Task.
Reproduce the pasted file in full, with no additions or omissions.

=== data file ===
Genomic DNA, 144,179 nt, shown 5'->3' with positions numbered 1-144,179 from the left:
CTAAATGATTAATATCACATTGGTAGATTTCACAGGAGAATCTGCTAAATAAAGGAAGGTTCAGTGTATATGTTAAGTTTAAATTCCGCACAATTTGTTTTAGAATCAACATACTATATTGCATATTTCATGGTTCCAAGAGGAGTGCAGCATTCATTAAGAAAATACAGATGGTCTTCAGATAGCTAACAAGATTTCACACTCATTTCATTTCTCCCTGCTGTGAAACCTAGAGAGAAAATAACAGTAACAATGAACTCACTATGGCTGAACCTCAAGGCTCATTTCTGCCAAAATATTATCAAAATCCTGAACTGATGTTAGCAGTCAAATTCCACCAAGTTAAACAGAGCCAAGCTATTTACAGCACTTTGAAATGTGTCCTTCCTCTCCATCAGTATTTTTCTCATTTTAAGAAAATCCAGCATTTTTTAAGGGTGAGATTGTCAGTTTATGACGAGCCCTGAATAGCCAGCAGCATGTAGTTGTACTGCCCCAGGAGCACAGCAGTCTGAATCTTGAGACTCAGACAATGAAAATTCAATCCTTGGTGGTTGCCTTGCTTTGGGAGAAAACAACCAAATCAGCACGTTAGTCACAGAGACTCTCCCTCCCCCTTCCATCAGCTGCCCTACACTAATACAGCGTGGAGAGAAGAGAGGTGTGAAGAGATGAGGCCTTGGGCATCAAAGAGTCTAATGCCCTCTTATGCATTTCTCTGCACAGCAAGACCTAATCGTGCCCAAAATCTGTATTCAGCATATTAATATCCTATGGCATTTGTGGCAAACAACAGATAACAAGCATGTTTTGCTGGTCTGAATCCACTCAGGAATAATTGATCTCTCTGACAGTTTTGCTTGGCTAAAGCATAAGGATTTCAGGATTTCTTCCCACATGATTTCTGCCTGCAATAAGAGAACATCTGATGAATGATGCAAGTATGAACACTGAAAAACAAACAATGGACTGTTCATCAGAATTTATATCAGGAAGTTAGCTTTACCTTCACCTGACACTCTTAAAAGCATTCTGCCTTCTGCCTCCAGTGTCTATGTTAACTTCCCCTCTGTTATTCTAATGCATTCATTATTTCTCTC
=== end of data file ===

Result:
Genomic DNA, 144,179 nt, shown 5'->3' with positions numbered 1-144,179 from the left:
CTAAATGATTAATATCACATTGGTAGATTTCACAGGAGAATCTGCTAAATAAAGGAAGGTTCAGTGTATATGTTAAGTTTAAATTCCGCACAATTTGTTTTAGAATCAACATACTATATTGCATATTTCATGGTTCCAAGAGGAGTGCAGCATTCATTAAGAAAATACAGATGGTCTTCAGATAGCTAACAAGATTTCACACTCATTTCATTTCTCCCTGCTGTGAAACCTAGAGAGAAAATAACAGTAACAATGAACTCACTATGGCTGAACCTCAAGGCTCATTTCTGCCAAAATATTATCAAAATCCTGAACTGATGTTAGCAGTCAAATTCCACCAAGTTAAACAGAGCCAAGCTATTTACAGCACTTTGAAATGTGTCCTTCCTCTCCATCAGTATTTTTCTCATTTTAAGAAAATCCAGCATTTTTTAAGGGTGAGATTGTCAGTTTATGACGAGCCCTGAATAGCCAGCAGCATGTAGTTGTACTGCCCCAGGAGCACAGCAGTCTGAATCTTGAGACTCAGACAATGAAAATTCAATCCTTGGTGGTTGCCTTGCTTTGGGAGAAAACAACCAAATCAGCACGTTAGTCACAGAGACTCTCCCTCCCCCTTCCATCAGCTGCCCTACACTAATACAGCGTGGAGAGAAGAGAGGTGTGAAGAGATGAGGCCTTGGGCATCAAAGAGTCTAATGCCCTCTTATGCATTTCTCTGCACAGCAAGACCTAATCGTGCCCAAAATCTGTATTCAGCATATTAATATCCTATGGCATTTGTGGCAAACAACAGATAACAAGCATGTTTTGCTGGTCTGAATCCACTCAGGAATAATTGATCTCTCTGACAGTTTTGCTTGGCTAAAGCATAAGGATTTCAGGATTTCTTCCCACATGATTTCTGCCTGCAATAAGAGAACATCTGATGAATGATGCAAGTATGAACACTGAAAAACAAACAATGGACTGTTCATCAGAATTTATATCAGGAAGTTAGCTTTACCTTCACCTGACACTCTTAAAAGCATTCTGCCTTCTGCCTCCAGTGTCTATGTTAACTTCCCCTCTGTTATTCTAATGCATTCATTATTTCTCTC